It’s definitely not rocket science, but throwing a cast net is a skill that confounds lots of anglers.

For Tommy Vidrine, who specializes in catching big speckled trout around Grand Isle and needs to have pogies in his livewell this time of year, being able to catch live bait was the motivation he needed to master the art of throwing a cast net.

“I said, ‘I’ve got to learn how to throw this thing if I want to continue to get pogies,’” Vidrine said. “So I went on the Internet and I Googled the best way to throw a cast net. I tried three different ways, and the last one was pretty simple.

“Anybody can do it, if you practice it.”

His first bit of advice: Hone your casting skills on dry land.

“I learned in my driveway. I got down there and practiced instead of in a boat - it’s solid ground and comfortable,” Vidrine said. “When you want to learn, do it comfortably — not in a boat with the wind blowing and you rocking around. Do it in an easy spot.”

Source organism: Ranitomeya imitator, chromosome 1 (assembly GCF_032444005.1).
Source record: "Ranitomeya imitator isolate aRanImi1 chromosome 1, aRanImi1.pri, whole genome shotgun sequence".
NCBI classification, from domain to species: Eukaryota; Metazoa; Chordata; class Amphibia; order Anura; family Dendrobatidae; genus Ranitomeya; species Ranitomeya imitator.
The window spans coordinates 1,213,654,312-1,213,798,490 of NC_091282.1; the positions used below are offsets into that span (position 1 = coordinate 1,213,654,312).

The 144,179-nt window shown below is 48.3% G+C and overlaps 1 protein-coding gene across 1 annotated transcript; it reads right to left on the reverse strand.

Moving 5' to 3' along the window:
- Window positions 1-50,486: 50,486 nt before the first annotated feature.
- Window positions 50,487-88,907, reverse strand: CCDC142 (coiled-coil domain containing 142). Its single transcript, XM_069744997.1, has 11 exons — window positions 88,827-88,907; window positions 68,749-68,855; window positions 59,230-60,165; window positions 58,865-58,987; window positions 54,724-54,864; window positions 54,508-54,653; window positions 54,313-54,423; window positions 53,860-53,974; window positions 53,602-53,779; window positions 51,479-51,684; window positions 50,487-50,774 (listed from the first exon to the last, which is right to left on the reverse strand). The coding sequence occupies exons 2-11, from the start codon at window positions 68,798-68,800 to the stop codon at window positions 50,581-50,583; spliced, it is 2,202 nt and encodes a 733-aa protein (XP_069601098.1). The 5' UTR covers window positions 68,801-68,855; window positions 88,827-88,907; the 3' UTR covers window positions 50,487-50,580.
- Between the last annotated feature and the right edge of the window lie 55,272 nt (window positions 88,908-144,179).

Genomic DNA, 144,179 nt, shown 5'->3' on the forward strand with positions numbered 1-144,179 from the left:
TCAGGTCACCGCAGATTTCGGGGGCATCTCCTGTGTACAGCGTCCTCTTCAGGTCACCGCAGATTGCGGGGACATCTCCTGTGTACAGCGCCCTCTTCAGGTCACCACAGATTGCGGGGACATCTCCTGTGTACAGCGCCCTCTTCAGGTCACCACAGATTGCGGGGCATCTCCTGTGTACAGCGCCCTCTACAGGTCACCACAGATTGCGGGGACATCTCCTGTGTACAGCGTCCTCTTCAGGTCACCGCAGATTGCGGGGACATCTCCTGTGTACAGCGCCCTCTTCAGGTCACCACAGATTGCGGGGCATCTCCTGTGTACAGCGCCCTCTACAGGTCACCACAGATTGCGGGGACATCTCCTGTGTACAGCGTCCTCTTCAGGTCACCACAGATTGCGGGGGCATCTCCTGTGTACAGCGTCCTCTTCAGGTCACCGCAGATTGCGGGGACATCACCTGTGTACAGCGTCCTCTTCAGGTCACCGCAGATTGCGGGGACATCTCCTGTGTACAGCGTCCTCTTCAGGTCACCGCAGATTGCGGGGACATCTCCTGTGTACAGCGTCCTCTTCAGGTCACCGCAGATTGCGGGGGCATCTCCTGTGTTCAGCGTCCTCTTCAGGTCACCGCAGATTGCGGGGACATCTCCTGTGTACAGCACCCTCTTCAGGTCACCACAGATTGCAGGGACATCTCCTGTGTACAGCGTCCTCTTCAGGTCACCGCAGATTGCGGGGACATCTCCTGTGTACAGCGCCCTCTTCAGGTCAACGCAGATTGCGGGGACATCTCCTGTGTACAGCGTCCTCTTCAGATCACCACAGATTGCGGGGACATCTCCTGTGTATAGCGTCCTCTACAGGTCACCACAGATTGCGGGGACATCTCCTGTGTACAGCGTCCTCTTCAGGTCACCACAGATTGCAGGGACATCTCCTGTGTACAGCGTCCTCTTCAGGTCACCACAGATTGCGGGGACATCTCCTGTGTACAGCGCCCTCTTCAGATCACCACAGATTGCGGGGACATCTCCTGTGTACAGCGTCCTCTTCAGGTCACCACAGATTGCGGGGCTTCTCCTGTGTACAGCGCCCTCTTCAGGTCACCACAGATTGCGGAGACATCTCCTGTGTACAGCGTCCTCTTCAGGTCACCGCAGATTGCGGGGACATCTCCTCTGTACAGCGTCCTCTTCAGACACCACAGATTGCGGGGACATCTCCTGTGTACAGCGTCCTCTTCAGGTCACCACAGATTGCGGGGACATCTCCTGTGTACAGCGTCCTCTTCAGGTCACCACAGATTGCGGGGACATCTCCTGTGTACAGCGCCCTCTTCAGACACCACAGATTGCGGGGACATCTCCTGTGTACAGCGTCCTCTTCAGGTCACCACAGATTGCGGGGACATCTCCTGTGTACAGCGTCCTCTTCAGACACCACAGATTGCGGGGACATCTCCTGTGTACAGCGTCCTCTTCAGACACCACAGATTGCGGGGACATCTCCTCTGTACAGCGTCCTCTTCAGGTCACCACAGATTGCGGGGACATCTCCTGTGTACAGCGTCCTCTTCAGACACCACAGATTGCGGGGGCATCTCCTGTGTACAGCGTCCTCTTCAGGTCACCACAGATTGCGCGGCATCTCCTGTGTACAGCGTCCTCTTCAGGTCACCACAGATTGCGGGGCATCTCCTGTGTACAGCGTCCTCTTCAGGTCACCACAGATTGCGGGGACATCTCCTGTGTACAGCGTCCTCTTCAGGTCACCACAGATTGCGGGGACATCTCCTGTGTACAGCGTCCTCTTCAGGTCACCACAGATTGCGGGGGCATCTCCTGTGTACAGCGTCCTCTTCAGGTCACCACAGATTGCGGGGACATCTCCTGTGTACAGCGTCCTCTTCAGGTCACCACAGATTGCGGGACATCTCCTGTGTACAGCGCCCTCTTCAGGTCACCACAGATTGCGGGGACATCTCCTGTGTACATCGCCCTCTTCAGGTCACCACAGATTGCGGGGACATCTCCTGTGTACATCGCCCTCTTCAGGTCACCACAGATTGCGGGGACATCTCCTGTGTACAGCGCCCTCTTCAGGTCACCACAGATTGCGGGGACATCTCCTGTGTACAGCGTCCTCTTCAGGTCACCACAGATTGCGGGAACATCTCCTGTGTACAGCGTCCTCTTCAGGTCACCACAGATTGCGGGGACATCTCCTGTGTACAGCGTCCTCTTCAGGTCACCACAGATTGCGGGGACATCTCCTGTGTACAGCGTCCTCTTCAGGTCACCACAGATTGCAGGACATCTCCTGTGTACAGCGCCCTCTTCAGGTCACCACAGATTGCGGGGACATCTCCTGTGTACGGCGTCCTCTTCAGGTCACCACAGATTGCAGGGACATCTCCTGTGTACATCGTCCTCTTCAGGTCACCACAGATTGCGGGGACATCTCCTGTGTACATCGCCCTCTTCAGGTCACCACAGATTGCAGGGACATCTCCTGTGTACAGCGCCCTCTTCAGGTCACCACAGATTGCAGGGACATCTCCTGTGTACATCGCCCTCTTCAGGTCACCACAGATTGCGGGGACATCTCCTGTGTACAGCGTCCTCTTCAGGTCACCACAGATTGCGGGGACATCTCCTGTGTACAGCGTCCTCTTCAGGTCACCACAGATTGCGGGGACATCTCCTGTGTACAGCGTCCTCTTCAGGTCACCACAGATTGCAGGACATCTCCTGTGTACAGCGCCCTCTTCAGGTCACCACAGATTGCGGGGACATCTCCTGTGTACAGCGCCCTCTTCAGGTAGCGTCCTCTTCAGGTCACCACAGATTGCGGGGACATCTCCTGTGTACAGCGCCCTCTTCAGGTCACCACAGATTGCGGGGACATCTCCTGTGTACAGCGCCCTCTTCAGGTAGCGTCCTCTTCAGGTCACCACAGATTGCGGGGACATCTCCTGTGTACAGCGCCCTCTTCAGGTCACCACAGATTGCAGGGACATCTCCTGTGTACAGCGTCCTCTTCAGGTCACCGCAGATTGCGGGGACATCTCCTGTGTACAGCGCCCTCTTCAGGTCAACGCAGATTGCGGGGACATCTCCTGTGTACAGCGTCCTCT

And at least to begin with, the smaller the net the better, he said. 

“They should probably start off with a 5-foot net,” Vidrine said. “It’s  a lot easier to handle and practice with, and you can still catch some bait. Once they get good, they can move up a foot at a time. That’s what I did.”

Half the battle is getting the net correctly positioned in each hand, which is detailed in the step-by-step photos for this story. Once he gets to the toss, Vidrine lets physics — and the lead-weight-lined rope at the bottom of the net — take over.

“Then it’s all centrifugal force,” Vidrine said. “It’s really easy. At first I thought it was impossible, but the guy on the Internet made it look so easy. 

“Now I don’t even think about it.”

Vidrine shared one more bit of net advice, especially if pogies will be what you’re targeting.

“Do not buy a blue cast net,” he said. “They’ll see it coming in deep water. In shallow water they don’t have a place to run, but in deep water, they see that blue coming down and scatter. In deeper water, they’re way too fast and way too smart.”